Spending & Saving


Key to financial literacy is a thorough understanding of the concept of inflation, something that affects the consumer market more than one might think, and has done so for longer than one might think.

Money History

The year is 1900. Only a quarter of households have running water, even fewer own the home they are living in, and even fewer people have access to flushing toilets! One-twelfth have gas or electric light, one-twentieth have telephones, one-in-ninety own a car, and nobody owns a television. So where are we spending all our money?

The average household yearly income in 1900 was about $450, or $1.23 dollars per day (in 2018 it was $61,858, over 135x more!). Families spent around 80% of that on food, clothes, and housing. With over 40% going to food, the U.S. was like a giant farm. Almost half the country worked in agriculture!

What would you expect the price of butter, eggs, rice, and a bicycle to be in 1900? On average, one pound of butter was $0.26, a dozen eggs were $0.23, one pound of rice was $0.07, and a bicycle was only $16.75!

The year is 1950. The household yearly income has grown to $3,300. Now, only 10% of the country works as farmers due to mechanization and food has gotten much cheaper compared to wages. Families now spend 30% of their income on food. Meanwhile, half of the workforce is now working as craftsmen or operators and producing stuff.

The year is 2018. Food and clothes are cheaper than ever; households spend only 17% of their income on such items (compared to 60% in 1900)! The average household income is $61,858, so where is it going? The answer is housing, transportation, and healthcare, which make up over 75% of all our spending. These last two, vital to our lives today, were unthinkable in 1900!

So what happened?


Inflation means that the general level of prices is going up. When there is inflation, more money will need to be paid for goods, such as a gallon of milk, and services, such as getting a manicure.

Inflation affects the price of many goods and services. For example, in 1960, the price of a gallon of milk was $0.49. Today, a gallon of milk costs about $3.11.

Spending power is the value of money in terms of how many goods or services one unit of that money can buy. Inflation decreases the amount of goods or services you can buy with a certain amount of money.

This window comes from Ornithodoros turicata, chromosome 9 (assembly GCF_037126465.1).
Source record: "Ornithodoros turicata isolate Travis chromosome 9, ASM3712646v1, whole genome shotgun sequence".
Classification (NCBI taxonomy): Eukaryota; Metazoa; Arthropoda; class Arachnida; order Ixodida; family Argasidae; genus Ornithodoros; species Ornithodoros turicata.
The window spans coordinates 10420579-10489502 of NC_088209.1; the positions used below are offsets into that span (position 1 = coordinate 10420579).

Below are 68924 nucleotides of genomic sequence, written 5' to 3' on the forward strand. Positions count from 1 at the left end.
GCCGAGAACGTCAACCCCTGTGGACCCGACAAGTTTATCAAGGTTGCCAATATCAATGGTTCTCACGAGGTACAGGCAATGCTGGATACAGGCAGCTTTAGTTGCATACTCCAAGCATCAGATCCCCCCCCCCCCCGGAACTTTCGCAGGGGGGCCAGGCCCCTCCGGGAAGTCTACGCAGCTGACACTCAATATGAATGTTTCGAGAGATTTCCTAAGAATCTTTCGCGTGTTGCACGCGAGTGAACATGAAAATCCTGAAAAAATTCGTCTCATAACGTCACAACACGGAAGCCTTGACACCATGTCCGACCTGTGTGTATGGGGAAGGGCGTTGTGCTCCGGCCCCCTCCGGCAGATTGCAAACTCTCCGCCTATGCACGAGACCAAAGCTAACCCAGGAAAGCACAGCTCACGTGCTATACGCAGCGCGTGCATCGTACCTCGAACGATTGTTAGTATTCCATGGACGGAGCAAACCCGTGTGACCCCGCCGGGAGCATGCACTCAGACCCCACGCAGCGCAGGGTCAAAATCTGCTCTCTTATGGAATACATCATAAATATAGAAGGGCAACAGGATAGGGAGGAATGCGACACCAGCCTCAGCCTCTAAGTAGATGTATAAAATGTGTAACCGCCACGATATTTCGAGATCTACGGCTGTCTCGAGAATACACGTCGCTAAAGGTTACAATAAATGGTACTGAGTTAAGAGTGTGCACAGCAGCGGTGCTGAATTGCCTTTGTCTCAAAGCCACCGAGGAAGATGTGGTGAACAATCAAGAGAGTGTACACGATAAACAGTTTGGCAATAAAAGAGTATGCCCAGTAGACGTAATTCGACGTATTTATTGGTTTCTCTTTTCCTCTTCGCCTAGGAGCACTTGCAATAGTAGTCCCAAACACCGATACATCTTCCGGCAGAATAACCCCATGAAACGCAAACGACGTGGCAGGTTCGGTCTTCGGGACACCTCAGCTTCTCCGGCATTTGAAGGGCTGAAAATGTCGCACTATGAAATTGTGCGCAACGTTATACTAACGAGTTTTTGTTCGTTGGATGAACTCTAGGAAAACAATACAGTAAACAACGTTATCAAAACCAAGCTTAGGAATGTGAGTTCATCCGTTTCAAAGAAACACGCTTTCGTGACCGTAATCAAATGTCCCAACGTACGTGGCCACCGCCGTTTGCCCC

Inflation happens when the amount, or supply, of money in an economy increases too quickly. This usually leads to the spending power of the money decreasing. When there is a greater supply of money, the prices of products in stores tend to increase.

Inflation is not always a bad thing. When inflation is low and controlled, people have more money to buy goods and services, promoting economic growth. Conversely, very high inflation decreases people’s spending power, which can be harmful to the economy.

Inflation is closely related to another key term: taxes.

Inflation & Taxes

Inflation is the increase in the general prices of goods and services. Throughout the year, the prices of some things go up while others go down. The average of these changes is the overall inflation rate. Inflation is the reason why things like eggs and butter cost less 100 years ago.

Inflation isn’t really taken into account on a day-to-day basis, but there is a risk in forgetting about it completely. Inflation involves rising prices, meaning in the long run, you will be able to buy less for the same amount of money. That is, if you wait to buy an item later, it may cost more!

Taxes are money that people have to pay to the government. The government then uses this money for government employee salaries (police, military, politicians…), services like education and health care, building and maintaining infrastructure, etc.

Sales tax is a tax on the purchase of goods and services. It’s added onto the price determined by the retailer. Property tax is a tax on property paid by the owner on a yearly basis as long as she still owns the property.

It’s important to account for sales and property taxes when making a purchase. For example, buying a shirt with a $9.99 price tag will actually cost you more because of sales tax, so you won’t be able to buy it with a $10 bill. Also, when buying a house, you have to consider the property tax which you will pay every year for owning it.

In conclusion…

You may not notice inflation as it happens, but over time it will certainly impact your spending power. It is important to take into account the impact of both inflation and taxes on your purchases, so that you can remain in charge of your financial future.